Of special value to the military at the start of World War II in the vast, still largely uncharted Pacific was Gatty’s long study of Polynesian seafaring skills over millennia. In The Raft Book, Gatty laid out simple and practical methods of determining location and charting a course to shore in a lifeboat or dinghy without a map and compass. The book describes how Polynesians viewed the stars as moving bands of light. “They knew the stars which passed over particular islands, and used these stars as heavenly beacons to lead them to their destination.” Along with the ability to measure distance from the Equator by either the North Star or the Southern Cross and other celestial bodies, the author explains how all the senses were to be employed for survival with the “lore of the sea and sky.”
For example, Gatty describes how seafarers should pay attention to the light at dawn, the appearance of clouds, and the currents and wave patterns of the ocean. In addition, familiarity with the habits of sea and land birds, fishes and insects can be used as navigational aids, and will enable a hungry castaway to more easily catch these creatures for food when necessary. Less obvious senses can have an essential role in survival on the ocean, as well. Such as being alert to scent: “I have personally experienced the fragrance of new-mown hay 80 miles off the New Zealand coast in the springtime.” And sounds from land: “The roar of heavy surf may be heard long before the shore is seen. At night, the continued cries of sea-birds from one particular direction will signify their roosting place on land.” Looking at the directions of the wind, waves, and swells, can also be aids for a castaway. Understanding the color of the sea and even testing the temperature of the water with one’s fingers are also part of the “lore” in the book.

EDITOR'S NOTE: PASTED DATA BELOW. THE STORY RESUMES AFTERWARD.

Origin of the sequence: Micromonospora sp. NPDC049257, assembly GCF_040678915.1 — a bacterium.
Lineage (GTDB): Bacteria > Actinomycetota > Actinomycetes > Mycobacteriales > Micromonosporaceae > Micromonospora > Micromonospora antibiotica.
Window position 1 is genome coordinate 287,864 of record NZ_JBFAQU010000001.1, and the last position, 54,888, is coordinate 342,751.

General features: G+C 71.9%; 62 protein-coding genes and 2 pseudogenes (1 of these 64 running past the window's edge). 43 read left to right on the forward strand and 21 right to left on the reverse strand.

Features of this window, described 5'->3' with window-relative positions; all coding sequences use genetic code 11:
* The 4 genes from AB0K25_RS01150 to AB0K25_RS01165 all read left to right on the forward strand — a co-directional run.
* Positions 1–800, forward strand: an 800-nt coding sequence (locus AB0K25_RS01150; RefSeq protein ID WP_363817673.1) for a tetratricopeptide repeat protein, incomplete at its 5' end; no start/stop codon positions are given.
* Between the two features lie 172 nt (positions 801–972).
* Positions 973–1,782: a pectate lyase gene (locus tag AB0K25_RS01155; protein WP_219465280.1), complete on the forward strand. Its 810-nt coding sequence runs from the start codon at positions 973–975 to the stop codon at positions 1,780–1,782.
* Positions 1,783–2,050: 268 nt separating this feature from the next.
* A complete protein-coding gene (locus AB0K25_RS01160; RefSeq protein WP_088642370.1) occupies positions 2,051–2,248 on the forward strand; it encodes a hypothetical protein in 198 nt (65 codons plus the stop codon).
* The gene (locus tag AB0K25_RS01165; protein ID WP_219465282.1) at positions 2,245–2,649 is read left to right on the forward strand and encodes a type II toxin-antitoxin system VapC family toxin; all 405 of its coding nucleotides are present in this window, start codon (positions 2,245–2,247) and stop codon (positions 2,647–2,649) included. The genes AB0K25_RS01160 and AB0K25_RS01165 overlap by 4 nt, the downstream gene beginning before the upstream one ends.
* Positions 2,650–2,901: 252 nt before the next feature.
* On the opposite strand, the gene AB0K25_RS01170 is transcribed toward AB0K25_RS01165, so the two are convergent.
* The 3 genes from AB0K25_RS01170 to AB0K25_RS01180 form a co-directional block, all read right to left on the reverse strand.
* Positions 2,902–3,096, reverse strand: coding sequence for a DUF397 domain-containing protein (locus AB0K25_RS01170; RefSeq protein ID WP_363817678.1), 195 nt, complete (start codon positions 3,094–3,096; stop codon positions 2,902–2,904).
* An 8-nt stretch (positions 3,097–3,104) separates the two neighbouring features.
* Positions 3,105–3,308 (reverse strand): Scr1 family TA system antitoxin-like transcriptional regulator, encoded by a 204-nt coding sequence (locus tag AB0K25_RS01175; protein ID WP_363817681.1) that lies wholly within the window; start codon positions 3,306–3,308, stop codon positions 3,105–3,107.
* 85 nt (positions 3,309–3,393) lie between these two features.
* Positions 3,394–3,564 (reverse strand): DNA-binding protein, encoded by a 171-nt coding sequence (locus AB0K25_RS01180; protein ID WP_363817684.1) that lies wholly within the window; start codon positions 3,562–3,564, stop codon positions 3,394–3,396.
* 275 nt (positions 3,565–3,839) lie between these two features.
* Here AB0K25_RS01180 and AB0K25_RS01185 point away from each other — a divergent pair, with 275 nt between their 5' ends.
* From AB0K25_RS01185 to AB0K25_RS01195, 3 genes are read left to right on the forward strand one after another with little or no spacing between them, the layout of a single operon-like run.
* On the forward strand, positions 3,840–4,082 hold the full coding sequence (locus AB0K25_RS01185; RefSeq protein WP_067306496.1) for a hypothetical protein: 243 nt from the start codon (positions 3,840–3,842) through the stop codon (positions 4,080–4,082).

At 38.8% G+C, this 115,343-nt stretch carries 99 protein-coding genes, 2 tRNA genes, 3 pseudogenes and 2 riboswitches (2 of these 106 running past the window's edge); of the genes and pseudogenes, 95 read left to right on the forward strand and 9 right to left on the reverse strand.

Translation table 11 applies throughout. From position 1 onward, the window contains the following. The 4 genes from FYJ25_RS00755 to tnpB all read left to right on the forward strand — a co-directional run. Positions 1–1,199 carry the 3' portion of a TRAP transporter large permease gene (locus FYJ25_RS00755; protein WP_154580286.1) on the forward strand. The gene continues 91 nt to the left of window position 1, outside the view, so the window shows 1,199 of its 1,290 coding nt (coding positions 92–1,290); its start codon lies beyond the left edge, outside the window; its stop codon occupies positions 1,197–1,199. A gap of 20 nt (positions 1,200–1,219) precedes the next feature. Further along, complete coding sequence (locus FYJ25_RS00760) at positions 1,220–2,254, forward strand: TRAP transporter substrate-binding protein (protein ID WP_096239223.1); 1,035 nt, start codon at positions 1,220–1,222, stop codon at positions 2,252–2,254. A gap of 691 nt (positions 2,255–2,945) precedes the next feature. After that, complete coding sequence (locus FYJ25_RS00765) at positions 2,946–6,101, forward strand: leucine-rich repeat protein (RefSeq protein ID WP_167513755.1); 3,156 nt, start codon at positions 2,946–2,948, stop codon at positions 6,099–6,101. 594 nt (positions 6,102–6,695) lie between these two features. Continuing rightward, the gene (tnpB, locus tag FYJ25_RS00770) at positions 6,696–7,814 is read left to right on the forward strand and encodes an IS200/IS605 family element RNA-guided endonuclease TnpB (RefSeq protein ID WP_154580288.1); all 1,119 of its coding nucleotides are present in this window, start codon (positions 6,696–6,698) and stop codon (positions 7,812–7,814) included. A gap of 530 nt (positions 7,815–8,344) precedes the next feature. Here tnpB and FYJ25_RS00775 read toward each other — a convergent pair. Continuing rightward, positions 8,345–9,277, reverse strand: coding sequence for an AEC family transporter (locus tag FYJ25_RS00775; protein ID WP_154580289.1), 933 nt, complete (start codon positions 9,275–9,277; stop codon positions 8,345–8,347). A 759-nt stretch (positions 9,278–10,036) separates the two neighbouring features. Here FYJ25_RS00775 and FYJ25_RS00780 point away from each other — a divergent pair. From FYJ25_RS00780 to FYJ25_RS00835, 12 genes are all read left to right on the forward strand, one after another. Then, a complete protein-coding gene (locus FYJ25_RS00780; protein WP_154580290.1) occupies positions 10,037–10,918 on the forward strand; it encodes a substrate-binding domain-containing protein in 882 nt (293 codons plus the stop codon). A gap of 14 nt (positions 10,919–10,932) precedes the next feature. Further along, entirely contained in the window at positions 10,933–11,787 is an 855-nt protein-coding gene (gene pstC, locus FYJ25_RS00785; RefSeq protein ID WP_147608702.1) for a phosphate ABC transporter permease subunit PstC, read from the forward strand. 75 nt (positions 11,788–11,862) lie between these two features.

Other editions of The Raft Book—in a smaller type, with fewer of the colored plates, less of a lyrical cover, and waterproofed—soon became part of the survival kits of all Allied airmen serving in the Pacific Ocean theater. The publication portrays the world’s oceans not as indifferent or hostile but teeming with life, with routes voyaged for centuries by many cultures, including the Phoenicians, the Arabians, and the Vikings. Gatty conveyed his deep knowledge of using the sea and sky and their movements to find one’s way to land, interspersed with quotes from Shakespeare, Dante, and William Cullen Bryant, not at all pretentiously but to underline a particular lesson.
Now do I lay the bows of my canoe
To the rising of the Sun, nor deviate from there
Straight to the land, to the Fatherland
Ancient Maori Karakia
Post-war, Gatty continued to chart his own course in life. Despite various U. S. military appointments and honors, he kept his Tasmanian citizenship (Congress had to pass special bills to accommodate his request to remain an un-naturalized citizen despite his official positions). Gatty found his way to Fiji, where he owned the island of Katafanga, ran a plantation, served in the Legislature, created Fiji Airlines, and continued to study ancient wayfaring. Gatty’s last work, Nature is your guide, was published posthumously. He died of a cerebral hemorrhage in August 1957.
Gatty’s The Raft Book, as perhaps the U. S. Navy has discovered, is still relevant today as we have become ever-more reliant on high-tech instruments, on land in a car, out at sea in a boat, and in the skies in an aircraft. Increasingly dependent on sophisticated but vulnerable technology, know that one can still be one’s own navigator.
Johnston, Andrew K., Roger D. Connor, Carlene E. Stephens, and Paul E. Ceruzzi. Time and navigation: the untold story of getting from here to there. Washington, D.C.: Smithsonian Books, 2015.
This post first appeared on the Smithsonian Collections Blog on February 11, 2016.